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Trains soft shutdown target

Trains once again became the soft target of strike on Sunday during the JD(U)-sponsored dawn-to-dusk shutdown in protest against the Centre’s alleged discriminatory attitude towards providing special status to Bihar.

The bandh enforcers stopped around 40 trains, including a few long distance ones, at different places. Barring sporadic clashes and display of firearms at some place to enforce the strike, the strike passed off peacefully.

As many as 40 trains were stopped in Patna, Jehanabad, Gaya, Muzaffarpur, Darbhanga, Goraoul (Vaishali), Sasaram (Rohtas), Rajgir (Nalanda), Bhagalpur, Madhepura and Saharsa, leaving the passengers stranded for several hours. Some of the important trains stopped by the protesters included Howrah-Danapur Express, Chhatrapati Shivaji Terminus-Rajendra Nagar Express, Vaishali Express, Palamau Express, Shramjivi Express, Saptakranti Express and Bhagalpur-Lokmanya Tilak Express.

The protesters also blocked the national highways and other key roads across the state. Buses, trucks and other vehicles remained off roads in most places, landing passengers in the soup.

Police said 1,708 protesters were detained for disrupting the rail and road traffic. Of them, 72 bandh supporters were taken into custody in Patna alone. “They all were released in the evening,” additional director-general (headquarters) Ravinder Kumar said, adding that there was no report of any untoward incident during the bandh.

The CPI, which extended support to the JD(U)’s strike, took out marches in the areas of its influence to vent the party’s ire against the Centre’s apathetic attitude towards the state’s long-pending demand for the special status. The JD(U) workers took to streets in the city and other places to ensure markets and business establishments were closed.

Chief minister Nitish Kumar, accompanied by a number of ministers and senior party leaders, walked from his official residence at 1 Aney Marg in Patna to Gandhi Maidan to take part in the daylong dharna (sit-in) in front of Mahatma Gandhi’s statue.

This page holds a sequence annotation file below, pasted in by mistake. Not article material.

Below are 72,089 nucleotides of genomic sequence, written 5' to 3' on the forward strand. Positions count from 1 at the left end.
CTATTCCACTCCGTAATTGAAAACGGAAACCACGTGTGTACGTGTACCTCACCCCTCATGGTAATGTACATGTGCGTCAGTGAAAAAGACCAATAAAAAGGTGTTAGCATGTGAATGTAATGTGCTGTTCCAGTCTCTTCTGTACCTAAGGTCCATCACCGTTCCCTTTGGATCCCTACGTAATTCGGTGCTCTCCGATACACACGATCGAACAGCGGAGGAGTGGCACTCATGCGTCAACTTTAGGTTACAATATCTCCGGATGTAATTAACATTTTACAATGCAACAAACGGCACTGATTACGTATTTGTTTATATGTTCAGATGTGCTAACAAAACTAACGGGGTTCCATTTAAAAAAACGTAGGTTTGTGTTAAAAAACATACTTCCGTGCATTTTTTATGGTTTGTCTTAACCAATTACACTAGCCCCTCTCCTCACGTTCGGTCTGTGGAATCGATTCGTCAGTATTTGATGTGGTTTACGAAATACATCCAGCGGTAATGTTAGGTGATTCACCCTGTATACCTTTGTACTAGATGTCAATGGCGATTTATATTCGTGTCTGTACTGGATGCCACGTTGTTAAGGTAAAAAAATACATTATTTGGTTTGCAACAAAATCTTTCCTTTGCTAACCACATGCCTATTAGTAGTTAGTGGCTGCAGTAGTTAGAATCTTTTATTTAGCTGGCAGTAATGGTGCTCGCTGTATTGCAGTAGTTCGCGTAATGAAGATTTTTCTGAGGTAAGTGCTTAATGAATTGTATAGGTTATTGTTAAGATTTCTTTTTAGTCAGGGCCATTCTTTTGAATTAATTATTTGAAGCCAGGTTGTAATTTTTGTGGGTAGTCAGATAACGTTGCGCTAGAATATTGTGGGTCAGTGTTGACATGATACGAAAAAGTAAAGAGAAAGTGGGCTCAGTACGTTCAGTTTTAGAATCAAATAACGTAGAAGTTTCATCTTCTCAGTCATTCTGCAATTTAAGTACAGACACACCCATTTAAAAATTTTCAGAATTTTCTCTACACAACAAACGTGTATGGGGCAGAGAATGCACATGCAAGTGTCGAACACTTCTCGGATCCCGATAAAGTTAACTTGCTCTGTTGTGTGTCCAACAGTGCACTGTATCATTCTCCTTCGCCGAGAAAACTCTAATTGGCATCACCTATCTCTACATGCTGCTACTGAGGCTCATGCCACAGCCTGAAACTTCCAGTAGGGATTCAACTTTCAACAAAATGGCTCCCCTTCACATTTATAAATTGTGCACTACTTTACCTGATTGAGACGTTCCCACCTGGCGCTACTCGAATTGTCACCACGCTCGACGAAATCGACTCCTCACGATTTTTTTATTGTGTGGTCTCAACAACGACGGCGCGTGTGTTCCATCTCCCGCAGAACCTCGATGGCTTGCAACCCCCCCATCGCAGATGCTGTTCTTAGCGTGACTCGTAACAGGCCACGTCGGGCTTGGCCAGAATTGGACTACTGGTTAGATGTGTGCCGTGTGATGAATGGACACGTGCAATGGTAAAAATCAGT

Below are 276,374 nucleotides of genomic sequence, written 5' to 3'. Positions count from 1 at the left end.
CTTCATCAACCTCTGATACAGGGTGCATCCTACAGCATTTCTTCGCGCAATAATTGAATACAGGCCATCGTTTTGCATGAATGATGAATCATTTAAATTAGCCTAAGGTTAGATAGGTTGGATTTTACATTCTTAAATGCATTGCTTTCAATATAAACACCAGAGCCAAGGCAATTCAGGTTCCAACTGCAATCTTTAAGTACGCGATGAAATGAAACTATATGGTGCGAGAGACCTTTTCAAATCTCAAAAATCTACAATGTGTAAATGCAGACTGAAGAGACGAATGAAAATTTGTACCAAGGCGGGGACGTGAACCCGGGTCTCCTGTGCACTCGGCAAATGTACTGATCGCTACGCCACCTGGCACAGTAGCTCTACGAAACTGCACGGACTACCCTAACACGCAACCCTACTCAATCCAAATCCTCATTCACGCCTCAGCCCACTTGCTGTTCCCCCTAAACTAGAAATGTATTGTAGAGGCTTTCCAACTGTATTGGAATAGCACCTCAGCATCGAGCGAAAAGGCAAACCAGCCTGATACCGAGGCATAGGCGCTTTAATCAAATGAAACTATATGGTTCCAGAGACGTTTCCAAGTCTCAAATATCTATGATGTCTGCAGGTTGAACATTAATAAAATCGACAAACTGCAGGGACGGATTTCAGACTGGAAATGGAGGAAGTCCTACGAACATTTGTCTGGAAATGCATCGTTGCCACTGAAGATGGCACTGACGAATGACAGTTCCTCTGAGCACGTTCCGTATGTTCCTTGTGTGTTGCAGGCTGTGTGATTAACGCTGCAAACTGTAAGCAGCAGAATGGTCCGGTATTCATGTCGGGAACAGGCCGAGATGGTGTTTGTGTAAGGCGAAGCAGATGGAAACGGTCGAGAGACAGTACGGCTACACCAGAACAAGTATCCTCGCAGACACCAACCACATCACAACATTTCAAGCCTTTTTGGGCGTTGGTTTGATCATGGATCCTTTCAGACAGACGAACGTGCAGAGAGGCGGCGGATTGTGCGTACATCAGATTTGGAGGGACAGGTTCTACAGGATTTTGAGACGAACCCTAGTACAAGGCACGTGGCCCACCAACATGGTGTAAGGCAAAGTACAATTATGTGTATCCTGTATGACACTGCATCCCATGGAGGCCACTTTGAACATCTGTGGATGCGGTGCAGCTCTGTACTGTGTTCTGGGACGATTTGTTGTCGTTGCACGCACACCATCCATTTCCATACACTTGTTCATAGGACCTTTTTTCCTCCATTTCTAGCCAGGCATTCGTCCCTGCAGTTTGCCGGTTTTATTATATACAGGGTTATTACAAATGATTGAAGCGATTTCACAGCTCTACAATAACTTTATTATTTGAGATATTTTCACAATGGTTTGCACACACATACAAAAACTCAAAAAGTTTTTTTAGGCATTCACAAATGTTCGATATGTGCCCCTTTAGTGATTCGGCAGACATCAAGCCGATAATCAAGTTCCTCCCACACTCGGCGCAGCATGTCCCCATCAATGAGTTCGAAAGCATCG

The strike supporters burnt tyres and put up road blockades at different places in Patna. A group burnt tyres on Ashok Rajpath near Patna University and in front of Rajendra Nagar Terminal to bring the vehicular traffic to a grinding halt. The main markets remained closed.

In Rohtas, some strike enforcers displayed firearms. They fled the spot when policemen arrived.

One Subodh Kumar, salesman of a liquor shop, was brutally assaulted by protesters in Aurangabad. He has been admitted to Aurangabad sadar hospital.

Bandh supporters had a field day in Muzaffarpur as the JD(U) workers forced shopkeepers to down their shutters. They even created trouble for commuters by blocking roads in different parts, including Akharaghat, Barhampura, Mithanpura and Khadi Bhandar Chowk. They also blocked national highways at several places, including Panapur and Kanti (NH-28), Kudhni (NH-57) and Sharfuddinpur (NH-77).

The JD(U) leaders took out a procession in Gaya at 7.30am. Marching through thoroughfares of the town, they made an appeal to the people to support the bandh. Led by the JD(U) district president, Abhay Kushwaha, the party leaders sat on the road near the Gaya collectorate for nearly two hours from 10am.

The bandh call evoked good response in Gaya with most business establishments remaining closed. Essential services like medicine stores and hospitals were exempted from the bandh.

In Chhapra, the bandh supporters moved around different parts of the town under the leadership of the JD(U) MLC and the deputy chairman of Bihar Legislative Council, Salim Parvej, urging shopkeepers to down their shutters. While majority of the shops remained closed, it was business as usual for liquor stores.

Darbhanga town wore a deserted look throughout the day, as most of the business establishments remained closed during the bandh. The vehicular movement was adversely hit because the bandh supporters blocked the main roads at several points, including Donar Chowk and Tower.